It's not been that long since they last discussed it, but this week Jonathan and Gary return to the question of space opera, new space opera, and what contemporary SF authors might make of the concept.
Is space opera the core narrative of SF, as Jonathan suggests, or only one of them? What are its essential characteristics? Has the greater diversity of SF over the last decade changed its basic form? It seems that when the term was first coined, it clearly referred to pulp adventure tales that we popular in the 1930s. But later versions have questioned the assumptions of those old chestnuts, redefining the form for each generation.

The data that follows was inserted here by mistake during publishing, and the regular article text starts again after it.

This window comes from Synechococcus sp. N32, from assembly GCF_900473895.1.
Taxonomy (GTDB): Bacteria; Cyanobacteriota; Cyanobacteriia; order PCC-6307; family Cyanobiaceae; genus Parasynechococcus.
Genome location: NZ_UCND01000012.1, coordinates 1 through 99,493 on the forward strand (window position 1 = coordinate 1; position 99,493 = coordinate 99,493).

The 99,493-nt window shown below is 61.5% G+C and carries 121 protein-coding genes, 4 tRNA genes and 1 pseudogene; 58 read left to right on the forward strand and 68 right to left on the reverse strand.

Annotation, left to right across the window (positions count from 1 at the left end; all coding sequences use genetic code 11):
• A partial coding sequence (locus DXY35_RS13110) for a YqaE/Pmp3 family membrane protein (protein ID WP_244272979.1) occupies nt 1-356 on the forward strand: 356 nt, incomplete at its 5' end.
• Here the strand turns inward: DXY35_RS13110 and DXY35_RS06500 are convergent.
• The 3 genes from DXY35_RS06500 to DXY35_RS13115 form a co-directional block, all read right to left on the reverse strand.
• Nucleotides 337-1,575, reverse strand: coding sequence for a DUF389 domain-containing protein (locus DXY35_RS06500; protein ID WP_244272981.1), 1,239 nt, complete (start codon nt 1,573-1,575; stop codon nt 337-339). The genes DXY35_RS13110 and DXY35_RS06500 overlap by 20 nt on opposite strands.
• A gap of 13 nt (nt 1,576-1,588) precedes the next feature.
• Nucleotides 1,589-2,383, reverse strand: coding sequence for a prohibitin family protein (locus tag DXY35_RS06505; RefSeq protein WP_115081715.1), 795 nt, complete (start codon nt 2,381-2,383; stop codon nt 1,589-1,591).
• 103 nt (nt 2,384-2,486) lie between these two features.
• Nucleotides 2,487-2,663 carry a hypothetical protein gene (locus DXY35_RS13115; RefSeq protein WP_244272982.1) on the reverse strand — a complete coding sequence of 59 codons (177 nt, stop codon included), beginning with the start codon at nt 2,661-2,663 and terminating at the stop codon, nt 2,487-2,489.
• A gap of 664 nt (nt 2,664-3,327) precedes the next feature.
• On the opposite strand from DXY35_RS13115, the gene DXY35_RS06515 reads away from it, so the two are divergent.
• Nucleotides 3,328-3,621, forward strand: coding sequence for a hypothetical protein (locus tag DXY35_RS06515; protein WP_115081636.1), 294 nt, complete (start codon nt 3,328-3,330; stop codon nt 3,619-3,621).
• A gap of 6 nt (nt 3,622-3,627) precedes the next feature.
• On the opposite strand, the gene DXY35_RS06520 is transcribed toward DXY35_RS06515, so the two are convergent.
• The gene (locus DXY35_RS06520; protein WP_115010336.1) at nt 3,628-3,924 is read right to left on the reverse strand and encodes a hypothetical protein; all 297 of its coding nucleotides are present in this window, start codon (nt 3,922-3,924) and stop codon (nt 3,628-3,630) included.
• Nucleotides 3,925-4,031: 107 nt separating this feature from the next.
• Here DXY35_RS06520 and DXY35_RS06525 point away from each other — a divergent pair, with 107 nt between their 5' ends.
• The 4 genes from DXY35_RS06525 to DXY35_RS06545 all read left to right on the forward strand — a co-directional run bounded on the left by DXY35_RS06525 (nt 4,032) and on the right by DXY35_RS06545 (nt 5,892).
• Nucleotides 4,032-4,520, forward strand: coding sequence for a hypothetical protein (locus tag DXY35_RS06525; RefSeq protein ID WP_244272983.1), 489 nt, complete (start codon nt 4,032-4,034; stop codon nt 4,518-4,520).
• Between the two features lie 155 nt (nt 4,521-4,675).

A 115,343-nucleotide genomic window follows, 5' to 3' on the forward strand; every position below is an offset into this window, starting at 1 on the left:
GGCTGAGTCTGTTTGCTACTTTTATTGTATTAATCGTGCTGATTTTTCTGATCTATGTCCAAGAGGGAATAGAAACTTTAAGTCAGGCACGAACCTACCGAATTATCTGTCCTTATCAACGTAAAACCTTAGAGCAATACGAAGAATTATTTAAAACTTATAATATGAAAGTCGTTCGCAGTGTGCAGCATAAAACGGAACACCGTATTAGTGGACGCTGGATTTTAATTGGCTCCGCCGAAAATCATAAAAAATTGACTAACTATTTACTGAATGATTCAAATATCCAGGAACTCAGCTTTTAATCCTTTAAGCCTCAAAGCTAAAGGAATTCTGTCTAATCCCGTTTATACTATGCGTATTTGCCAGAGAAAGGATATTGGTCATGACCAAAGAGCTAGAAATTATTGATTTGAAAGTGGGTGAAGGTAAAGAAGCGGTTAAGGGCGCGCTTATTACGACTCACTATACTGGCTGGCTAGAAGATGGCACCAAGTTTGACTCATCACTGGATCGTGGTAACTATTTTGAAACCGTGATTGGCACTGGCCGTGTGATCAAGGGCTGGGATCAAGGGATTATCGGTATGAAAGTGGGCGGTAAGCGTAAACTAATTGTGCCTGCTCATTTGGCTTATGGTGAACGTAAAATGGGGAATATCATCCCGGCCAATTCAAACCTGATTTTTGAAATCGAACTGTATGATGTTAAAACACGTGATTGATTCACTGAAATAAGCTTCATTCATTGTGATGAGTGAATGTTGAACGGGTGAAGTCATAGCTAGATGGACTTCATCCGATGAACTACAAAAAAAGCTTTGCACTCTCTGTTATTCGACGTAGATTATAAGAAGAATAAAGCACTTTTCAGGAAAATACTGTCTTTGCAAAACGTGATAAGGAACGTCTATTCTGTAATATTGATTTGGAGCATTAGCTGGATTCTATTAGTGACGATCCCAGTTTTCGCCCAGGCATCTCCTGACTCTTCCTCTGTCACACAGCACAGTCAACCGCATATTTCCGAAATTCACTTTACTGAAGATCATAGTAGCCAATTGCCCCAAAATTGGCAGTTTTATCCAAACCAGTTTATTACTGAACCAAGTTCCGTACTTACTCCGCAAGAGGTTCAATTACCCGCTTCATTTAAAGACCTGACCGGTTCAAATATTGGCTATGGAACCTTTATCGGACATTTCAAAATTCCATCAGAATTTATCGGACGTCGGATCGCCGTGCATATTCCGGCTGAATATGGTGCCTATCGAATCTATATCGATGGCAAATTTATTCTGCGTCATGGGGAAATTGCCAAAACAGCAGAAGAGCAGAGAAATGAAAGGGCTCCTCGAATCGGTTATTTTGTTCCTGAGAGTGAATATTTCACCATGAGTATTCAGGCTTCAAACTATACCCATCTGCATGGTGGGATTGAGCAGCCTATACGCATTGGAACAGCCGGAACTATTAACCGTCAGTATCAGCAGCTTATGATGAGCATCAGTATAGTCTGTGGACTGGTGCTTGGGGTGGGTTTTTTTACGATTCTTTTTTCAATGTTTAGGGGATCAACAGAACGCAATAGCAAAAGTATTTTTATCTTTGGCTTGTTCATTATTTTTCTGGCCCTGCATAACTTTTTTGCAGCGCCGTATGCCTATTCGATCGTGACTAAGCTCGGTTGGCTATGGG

How, for example, do current writers like Arkady Martine, Charlie Jane Anders, and Emily Tesh make use of the form? We definitely don’t settle any of these questions, but we’ll probably keep trying.
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I don’t disagree with your definitions but I think you’re filter is to narrow. If the Foundation trilogy and Ian Banks’ Culture books are not space opera, what are they?
Saturday Feb 18, 2023
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